Explained: What does losing national, or state status mean for political parties

KCR's BRS is also among six political parties which lost the state party status in Andhra Pradesh

By Bhaskar Basava  Published on  13 April 2023 6:29 AM GMT
What does losing national, or state status mean for political parties

Amaravati: It was a big setback earlier this week for the budding third-front political parties in India. Mamata Banerjee's TMC and Sharad Pawar's NCP were among the three parties that lost the national status as per a recent notification released by the Election Commission of India.

CPI which is the first non-Congress party to form government in many states is no more a national party. With this, Congress, BJP, CPM, BSP, NPP & a new entry AAP are the only six parties who have national status.

KCR's BRS is also among six political parties which lost the state party status in Andhra Pradesh.

What is the impact?

TMC, NCP & CPI parties no longer have the luxury to use the election symbol of their party in any other states where it is not recognized. It must follow the free symbol provided by the Election Commission of the state. Also, its star campaigners are now limited to 20 in comparison to the 40 allocated for a national party. The expenditure incurred on the traveling and other expenses of star campaigners is now included in the election expenditure of the party candidate. It also won’t get the time slot on national and state television & radio to address the people and convey its message to the public.

Earlier the ECI used to review the status of political parties after every general election. But the Election Commission amended this rule on August 22, 2016, under which it was mentioned that henceforth it will now review the national and state status of political parties every ten years (or every 2 general elections) instead of five.

But here is the twist. The amendment to 2016 had a retrospective note stating that the order shall be deemed to have come into force with effect from January 1, 2014. The 16th Lok Sabha Polls were held on 7th April 2014. Without the retrospective clause, the review of national parties would have taken place after the 2024 elections.

Stating its grouse, in a reply to ECI, TMC, CPI, and NCP submitted letters that they were recognized as national parties based on the general election to Lok Sabha, 2014. Therefore, the review of the satisfaction of criteria of the national party can only be made after the next general election to Lok Sabha in 2024.

Telangana State Election Commissioner, C Parthasarathy said, "This is done according to the amendment made in 2016 and the rules are crystal clear. The amendment is applicable from Jan 1, 2014. Hence two Lok Sabha and Legislative Assembly elections conducted in April 2014 and April 2019 are considered for review.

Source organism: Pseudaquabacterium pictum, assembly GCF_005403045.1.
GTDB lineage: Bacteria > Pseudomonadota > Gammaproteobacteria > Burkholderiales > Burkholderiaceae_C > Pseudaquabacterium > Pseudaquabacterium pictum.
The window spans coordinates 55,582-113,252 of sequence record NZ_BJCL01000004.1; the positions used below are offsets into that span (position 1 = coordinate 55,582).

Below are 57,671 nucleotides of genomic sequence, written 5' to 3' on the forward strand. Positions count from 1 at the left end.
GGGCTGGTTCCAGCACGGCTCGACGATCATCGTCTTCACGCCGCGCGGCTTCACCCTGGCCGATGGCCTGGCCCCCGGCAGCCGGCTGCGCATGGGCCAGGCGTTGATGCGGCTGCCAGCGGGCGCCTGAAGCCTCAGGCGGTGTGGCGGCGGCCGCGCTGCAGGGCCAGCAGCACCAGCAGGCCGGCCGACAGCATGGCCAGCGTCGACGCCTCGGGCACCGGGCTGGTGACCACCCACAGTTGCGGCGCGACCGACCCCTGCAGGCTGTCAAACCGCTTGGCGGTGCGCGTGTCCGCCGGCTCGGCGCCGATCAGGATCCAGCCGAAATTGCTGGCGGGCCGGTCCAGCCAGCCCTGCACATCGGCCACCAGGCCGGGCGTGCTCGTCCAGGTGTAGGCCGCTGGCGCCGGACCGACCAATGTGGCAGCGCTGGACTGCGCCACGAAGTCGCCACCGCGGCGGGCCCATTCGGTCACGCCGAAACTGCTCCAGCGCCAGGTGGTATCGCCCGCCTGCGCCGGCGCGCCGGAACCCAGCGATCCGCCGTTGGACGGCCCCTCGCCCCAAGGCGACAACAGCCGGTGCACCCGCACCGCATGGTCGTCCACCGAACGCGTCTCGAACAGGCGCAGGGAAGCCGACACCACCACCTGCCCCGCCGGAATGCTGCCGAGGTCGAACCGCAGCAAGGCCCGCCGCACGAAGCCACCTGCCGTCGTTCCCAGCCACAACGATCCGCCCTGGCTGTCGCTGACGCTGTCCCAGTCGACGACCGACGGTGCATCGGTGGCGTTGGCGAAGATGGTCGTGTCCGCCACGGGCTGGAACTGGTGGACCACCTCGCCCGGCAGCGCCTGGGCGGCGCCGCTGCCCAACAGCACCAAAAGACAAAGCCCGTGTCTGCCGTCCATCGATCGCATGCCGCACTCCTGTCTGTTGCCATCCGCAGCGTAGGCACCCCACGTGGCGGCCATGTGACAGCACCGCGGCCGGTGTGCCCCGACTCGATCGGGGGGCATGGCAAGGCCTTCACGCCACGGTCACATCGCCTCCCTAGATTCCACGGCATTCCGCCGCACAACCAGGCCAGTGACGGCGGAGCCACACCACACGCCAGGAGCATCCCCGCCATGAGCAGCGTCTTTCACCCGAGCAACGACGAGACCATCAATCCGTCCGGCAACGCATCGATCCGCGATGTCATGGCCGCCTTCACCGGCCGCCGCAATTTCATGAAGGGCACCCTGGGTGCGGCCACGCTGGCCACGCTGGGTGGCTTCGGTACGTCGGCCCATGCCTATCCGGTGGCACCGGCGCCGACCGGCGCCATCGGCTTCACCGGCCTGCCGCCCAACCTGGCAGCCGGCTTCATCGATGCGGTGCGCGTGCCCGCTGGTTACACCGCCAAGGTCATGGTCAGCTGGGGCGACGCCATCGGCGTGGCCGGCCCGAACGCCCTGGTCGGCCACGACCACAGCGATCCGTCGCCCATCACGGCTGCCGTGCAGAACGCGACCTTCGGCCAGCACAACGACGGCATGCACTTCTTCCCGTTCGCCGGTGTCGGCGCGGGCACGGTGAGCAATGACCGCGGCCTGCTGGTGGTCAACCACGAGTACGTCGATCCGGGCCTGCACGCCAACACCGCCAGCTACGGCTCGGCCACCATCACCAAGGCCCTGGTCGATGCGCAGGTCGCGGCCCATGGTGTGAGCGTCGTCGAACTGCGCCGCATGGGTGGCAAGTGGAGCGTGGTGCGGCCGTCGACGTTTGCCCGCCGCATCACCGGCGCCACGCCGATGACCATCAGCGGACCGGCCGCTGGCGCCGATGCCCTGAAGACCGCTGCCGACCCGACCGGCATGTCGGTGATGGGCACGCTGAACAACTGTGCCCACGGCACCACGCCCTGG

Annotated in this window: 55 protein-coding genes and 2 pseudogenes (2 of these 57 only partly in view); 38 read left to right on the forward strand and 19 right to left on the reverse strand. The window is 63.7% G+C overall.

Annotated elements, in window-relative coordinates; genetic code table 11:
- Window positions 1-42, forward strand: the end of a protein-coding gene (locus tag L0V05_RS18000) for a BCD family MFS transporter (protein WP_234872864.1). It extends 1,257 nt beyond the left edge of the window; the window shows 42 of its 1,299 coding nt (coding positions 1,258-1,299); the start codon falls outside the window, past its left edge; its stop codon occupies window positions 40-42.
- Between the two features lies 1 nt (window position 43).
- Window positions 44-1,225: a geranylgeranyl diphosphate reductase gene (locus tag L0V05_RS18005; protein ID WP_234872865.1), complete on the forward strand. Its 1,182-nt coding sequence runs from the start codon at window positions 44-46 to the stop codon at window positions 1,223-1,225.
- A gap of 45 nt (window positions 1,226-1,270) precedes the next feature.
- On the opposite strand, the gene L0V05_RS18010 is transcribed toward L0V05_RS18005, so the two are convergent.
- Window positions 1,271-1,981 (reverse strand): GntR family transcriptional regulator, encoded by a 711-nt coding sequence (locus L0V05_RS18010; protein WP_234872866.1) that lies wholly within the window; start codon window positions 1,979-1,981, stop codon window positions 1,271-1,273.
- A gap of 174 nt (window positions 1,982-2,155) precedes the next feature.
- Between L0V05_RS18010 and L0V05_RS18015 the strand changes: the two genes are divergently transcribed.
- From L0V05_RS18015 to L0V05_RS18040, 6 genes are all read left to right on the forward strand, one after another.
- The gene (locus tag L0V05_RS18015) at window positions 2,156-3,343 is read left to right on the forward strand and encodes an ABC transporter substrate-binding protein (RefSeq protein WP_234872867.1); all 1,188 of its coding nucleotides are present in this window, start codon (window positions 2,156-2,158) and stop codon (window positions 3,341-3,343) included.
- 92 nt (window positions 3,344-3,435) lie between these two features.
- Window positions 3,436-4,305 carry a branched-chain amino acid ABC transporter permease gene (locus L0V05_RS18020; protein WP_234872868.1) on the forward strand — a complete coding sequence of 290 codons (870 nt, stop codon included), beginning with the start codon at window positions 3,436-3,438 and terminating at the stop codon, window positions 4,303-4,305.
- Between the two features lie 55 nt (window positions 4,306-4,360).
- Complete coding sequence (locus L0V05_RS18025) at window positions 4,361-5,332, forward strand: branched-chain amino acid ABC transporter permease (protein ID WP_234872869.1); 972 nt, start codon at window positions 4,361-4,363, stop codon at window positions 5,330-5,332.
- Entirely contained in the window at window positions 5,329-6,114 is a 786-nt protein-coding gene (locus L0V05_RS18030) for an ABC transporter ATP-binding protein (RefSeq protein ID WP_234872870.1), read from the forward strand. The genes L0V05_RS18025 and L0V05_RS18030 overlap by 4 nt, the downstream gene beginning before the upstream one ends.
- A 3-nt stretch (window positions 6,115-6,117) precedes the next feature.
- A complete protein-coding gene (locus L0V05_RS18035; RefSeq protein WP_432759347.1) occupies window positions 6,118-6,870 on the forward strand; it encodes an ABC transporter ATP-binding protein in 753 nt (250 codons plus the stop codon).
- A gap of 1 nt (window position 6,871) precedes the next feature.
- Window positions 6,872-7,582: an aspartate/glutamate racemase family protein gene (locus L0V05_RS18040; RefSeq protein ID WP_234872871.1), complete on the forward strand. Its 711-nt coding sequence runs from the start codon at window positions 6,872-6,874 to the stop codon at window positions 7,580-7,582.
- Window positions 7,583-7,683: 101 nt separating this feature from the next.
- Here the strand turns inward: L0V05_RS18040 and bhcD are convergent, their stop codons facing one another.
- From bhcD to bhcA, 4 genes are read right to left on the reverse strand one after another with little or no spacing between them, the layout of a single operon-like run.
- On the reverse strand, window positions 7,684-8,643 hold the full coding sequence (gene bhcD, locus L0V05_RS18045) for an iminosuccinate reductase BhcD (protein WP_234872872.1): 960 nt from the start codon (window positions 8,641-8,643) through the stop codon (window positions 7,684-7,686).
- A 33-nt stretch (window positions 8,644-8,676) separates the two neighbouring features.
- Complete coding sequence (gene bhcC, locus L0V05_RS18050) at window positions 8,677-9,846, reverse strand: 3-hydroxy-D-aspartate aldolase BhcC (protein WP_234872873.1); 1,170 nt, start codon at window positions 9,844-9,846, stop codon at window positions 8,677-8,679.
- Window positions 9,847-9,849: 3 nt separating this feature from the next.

Quoting ECI rule, he said, "The order shall be called as the election symbols (Reservation and Allotment) Amendment order 2016. It shall be deemed to have come to force with effect to 1st Jan 2014 and shall always be deemed to be so effective."

A political analyst who did not wish to be named, said, "Parties thought their review will happen post-2024 elections. No one gave the amendment much thought nor did they protest the idea when the retrospective date was revised to January 2014. It has come to haunt them now."

In their reply to ECI, AITC, CPI, and NCP said, "The assessment of Para 6A & 6C starts with the position of the parties as on 01.01.2014. Thereafter, the "next election" which takes place becomes the General Election to Lok Sabha notified on 14.03.2014 along with the General Election to the Legislative Assembly held during 2014. This is so because of the phrase "next election" for purpose of Para 6C has 2 cognitive components, is to be held after 01.01.2014 and, following the GE based on which it got recognition in the first place."

Close sources from TMC told NewsMeter that the party is not happy with the ECI decision and exploring legal options to challenge the decision.

CPI National Secretary K Narayana said, "Earlier we thought of approaching Supreme Court, but we decided to fight politically rather than legally."

What is it for BRS in AP?

In its letter, BRS requested the ECI to recognize it as a state party in both Andhra Pradesh and Telangana till Lok Sabha and Legislative Assemblies polls. But the request was denied by the ECI based on non-performance in the state. It revoked its status in Andhra.

BRS AP President, Thota Chandrasekhar told News Meter, "ECI decision will not affect us anyway. We have not contested in Andhra Pradesh since 2014. Now we will contest in 2024 and victory will ensure recognition again.”

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